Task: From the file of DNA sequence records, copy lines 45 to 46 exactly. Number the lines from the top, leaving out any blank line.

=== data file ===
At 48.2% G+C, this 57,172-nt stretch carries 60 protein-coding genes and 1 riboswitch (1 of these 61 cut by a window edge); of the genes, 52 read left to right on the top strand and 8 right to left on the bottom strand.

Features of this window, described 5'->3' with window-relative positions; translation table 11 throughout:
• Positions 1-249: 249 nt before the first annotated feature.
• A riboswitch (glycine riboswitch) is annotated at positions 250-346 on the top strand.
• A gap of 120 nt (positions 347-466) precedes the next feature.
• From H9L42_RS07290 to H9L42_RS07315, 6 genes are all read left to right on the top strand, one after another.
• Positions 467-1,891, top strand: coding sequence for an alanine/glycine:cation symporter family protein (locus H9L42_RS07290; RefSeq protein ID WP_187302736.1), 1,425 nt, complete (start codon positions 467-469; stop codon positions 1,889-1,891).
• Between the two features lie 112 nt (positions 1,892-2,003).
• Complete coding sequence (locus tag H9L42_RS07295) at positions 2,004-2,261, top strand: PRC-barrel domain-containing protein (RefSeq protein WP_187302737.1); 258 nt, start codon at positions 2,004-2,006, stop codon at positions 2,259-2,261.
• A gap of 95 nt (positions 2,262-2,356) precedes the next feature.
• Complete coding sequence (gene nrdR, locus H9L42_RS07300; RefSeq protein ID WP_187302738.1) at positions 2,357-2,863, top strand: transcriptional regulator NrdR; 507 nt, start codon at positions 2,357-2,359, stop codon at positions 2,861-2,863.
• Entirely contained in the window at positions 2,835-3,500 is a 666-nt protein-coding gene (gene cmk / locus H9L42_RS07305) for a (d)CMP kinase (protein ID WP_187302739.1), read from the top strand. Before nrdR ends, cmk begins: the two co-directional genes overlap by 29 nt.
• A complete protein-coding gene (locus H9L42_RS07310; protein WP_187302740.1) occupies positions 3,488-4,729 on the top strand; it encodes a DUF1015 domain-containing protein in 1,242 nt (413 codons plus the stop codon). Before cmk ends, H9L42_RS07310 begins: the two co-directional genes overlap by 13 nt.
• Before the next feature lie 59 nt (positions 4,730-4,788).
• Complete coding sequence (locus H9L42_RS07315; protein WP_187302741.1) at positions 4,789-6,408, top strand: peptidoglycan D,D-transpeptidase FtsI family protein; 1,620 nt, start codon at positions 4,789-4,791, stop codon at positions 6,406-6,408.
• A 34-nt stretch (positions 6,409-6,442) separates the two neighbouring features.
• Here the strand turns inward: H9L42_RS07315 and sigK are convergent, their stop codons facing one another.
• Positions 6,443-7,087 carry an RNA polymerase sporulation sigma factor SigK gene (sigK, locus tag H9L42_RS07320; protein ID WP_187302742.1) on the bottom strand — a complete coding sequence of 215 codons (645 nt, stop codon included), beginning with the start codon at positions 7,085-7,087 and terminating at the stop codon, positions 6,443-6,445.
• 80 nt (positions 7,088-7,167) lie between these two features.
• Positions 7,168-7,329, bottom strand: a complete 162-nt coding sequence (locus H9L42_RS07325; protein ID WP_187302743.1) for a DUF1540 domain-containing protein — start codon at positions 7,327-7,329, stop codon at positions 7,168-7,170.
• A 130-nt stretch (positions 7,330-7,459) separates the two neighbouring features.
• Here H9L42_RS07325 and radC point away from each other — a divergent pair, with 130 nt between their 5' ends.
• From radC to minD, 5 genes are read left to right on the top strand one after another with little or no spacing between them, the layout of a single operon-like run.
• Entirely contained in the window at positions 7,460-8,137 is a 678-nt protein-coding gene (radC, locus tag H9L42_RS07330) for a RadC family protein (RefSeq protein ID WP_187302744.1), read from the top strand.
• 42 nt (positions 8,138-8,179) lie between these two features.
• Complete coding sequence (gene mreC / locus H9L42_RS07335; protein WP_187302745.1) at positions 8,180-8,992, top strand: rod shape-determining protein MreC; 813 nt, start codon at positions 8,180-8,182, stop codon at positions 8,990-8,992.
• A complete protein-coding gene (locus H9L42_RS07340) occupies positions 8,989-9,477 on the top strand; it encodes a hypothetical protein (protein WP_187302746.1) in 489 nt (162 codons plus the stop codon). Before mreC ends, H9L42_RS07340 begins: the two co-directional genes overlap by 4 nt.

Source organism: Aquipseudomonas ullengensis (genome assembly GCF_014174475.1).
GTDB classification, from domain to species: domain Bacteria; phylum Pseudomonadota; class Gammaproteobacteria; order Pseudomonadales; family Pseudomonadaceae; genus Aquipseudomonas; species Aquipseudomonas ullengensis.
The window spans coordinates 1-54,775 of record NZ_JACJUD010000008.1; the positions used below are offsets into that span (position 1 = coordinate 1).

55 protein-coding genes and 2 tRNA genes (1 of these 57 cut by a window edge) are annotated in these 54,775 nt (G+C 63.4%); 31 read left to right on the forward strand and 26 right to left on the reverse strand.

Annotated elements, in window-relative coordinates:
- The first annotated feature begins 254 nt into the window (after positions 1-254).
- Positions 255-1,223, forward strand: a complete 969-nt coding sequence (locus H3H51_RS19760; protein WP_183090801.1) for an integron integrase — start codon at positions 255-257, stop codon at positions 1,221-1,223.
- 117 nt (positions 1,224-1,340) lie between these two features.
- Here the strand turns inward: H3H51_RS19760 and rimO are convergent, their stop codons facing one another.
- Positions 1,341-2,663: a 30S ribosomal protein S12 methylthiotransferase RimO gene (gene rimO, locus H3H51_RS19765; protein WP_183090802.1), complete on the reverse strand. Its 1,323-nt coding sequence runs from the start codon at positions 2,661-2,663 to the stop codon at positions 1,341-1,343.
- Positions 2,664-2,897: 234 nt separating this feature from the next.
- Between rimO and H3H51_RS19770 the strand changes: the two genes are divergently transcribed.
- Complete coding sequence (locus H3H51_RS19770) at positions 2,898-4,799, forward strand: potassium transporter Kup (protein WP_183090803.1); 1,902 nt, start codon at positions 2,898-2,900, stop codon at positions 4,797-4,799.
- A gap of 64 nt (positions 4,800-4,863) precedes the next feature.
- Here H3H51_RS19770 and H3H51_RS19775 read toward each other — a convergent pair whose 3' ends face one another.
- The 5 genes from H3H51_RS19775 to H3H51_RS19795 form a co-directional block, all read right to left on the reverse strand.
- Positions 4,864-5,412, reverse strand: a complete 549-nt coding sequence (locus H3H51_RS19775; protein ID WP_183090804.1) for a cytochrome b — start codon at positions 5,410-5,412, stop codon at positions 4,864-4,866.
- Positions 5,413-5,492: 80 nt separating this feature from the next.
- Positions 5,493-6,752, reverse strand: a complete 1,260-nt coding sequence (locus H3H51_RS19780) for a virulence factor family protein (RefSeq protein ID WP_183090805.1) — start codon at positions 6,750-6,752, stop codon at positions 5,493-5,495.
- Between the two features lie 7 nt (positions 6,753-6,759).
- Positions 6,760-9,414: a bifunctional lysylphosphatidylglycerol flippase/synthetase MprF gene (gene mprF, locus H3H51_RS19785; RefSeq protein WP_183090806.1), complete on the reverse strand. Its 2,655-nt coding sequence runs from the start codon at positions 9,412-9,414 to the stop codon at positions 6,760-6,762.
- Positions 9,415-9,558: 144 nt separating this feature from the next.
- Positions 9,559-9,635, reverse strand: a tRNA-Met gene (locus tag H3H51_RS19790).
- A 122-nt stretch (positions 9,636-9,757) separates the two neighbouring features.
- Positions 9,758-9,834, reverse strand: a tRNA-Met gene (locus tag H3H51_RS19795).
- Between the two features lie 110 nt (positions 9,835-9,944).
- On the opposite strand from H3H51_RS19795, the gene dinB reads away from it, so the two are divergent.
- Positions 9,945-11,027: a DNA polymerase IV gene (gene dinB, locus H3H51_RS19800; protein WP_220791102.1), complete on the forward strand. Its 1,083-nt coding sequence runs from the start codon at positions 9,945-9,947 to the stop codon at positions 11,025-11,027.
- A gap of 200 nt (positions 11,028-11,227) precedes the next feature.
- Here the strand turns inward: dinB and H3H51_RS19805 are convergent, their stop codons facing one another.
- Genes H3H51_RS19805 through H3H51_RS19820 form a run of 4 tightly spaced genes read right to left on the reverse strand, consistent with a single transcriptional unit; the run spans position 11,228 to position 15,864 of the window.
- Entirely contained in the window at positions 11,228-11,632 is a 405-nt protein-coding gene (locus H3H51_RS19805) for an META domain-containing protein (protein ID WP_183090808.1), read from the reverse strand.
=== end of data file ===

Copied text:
- Positions 5,413-5,492: 80 nt separating this feature from the next.
- Positions 5,493-6,752, reverse strand: a complete 1,260-nt coding sequence (locus H3H51_RS19780) for a virulence factor family protein (RefSeq protein ID WP_183090805.1) — start codon at positions 6,750-6,752, stop codon at positions 5,493-5,495.